(b) said walls being sealed about their perimeter to define a reservoir portion at their top and a depending dispensing leg in communication with said reservoir portion defined by said second width at their bottom;
(c) a top marginal portion of said walls defining a pair of openings for receiving pins to suspend said container;
(d) a valve means provided adjacent the bottom of said depending leg having lugs for engaging positioning means on a dispenser, and being a plastic clip having a body which surrounds said depending leg and an integrally formed plastic cantilevered resilient tongue having a lip on the distal end thereof which is biased into a position where it cooperates with the body to pinch a portion of the legged closed and said tongue is resilient to bend to an open position in response to an increase in pressure within the depending leg.

This invention relates to dispensers for liquids and in particular to an automatic metering dispenser for surgical scrubs.


It is known in the art to provide a reservoir of liquid material to supply an outlet of such material on demand.

For example, U.S. Pat. No. 2,113,022 discloses a dispensing device which uses a rubber tube to discharge liquid from a container. In operation, a handle is depressed causing a roller to squeeze along the length of the tube ejecting material therein. After dispensing, the roller disengages and permits the tube to refill.

U.S. Pat. No. 4,178,975 discloses a dispensing device which is activated by inserting a member into the device. Upon removing the member, a product (particularly toothpaste for example) is dispensed upon the member (a toothbrush for example). The device has a roller which is mounted at a distal end of an arm. The other end of the arm is pivotally mounted to a slidable head. A parallelogram shaped guide causes the roller to compress a flexible tube between the roller and a housing when the roller moves in one direction and disengages the roller from the tube when the assembly moves in the opposite direction. Thus, inserting the member cocks the mechanism by moving the roller along one side of the parallelogram, while removing the member causes the roller to squeeze product out of the tube by passing along another side of the parallelogram.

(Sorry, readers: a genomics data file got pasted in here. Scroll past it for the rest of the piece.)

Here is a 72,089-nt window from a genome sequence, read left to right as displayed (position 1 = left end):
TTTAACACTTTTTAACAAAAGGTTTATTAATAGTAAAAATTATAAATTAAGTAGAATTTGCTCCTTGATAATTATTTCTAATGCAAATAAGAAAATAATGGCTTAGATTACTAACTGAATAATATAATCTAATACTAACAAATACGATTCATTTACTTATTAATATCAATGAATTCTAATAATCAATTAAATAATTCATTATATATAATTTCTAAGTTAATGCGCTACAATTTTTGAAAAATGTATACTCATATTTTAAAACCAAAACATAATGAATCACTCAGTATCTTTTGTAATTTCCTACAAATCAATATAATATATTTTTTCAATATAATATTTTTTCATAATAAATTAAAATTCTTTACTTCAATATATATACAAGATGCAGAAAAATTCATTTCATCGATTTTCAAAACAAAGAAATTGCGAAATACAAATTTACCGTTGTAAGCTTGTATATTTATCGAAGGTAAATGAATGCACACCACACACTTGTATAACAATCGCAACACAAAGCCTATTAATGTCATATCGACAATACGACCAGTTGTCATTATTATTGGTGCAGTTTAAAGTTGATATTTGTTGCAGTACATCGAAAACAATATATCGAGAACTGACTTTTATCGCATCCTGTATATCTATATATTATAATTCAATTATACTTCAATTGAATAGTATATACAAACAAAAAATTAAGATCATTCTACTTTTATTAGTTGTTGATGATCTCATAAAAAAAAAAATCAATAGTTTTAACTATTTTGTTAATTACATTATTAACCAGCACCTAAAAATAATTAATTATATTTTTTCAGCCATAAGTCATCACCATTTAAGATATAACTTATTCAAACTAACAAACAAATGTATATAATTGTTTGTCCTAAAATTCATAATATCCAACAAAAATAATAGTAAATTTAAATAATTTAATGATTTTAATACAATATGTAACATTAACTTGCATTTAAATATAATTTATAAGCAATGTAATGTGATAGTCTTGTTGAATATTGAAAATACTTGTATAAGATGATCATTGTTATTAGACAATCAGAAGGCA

U.S. Pat. No. 4,667,854 discloses a dispensing apparatus which has a rotatably mounted arm with a roller at a distal end. The arm rotates in response to a manually applied liner force. The rotation of the arm causes the roller to pass along a flexible tube to force product out of the tube.

U.S. Pat. No. 4,147,278 discloses a dispensing apparatus having a first container disposed around a second container. The second container is flexible and contains product. A source of fluid pressure such as a foot pump for example, communicates with the spaced defined between the first and second container. When pressure is applied to the second container by pumping up the space between the two containers, product is dispensed from the second container.

These types of device, however, prove cumbersome or unacceptable for dispensing surgical scrub solutions. When scrubbing prior to surgery, operating room personnel must limit their contact with nonsterile objects. Therefore, hand operation of a dispenser may cause contamination of hands which have already been substantially scrubbed. Foot pump or foot switch operated dispensers are cumbersome as the operating room personnel must locate the pedal under a sink with their foot and in the case of air pump operated dispensers, contaminated air may be introduced into the soap supply.


The present invention, however, provides a new dispenser which supplies a metered dose of scrub soap product without user contact of the device or the introduction of air into the soap supply. The device may be adjusted to customize the quantity of soap product.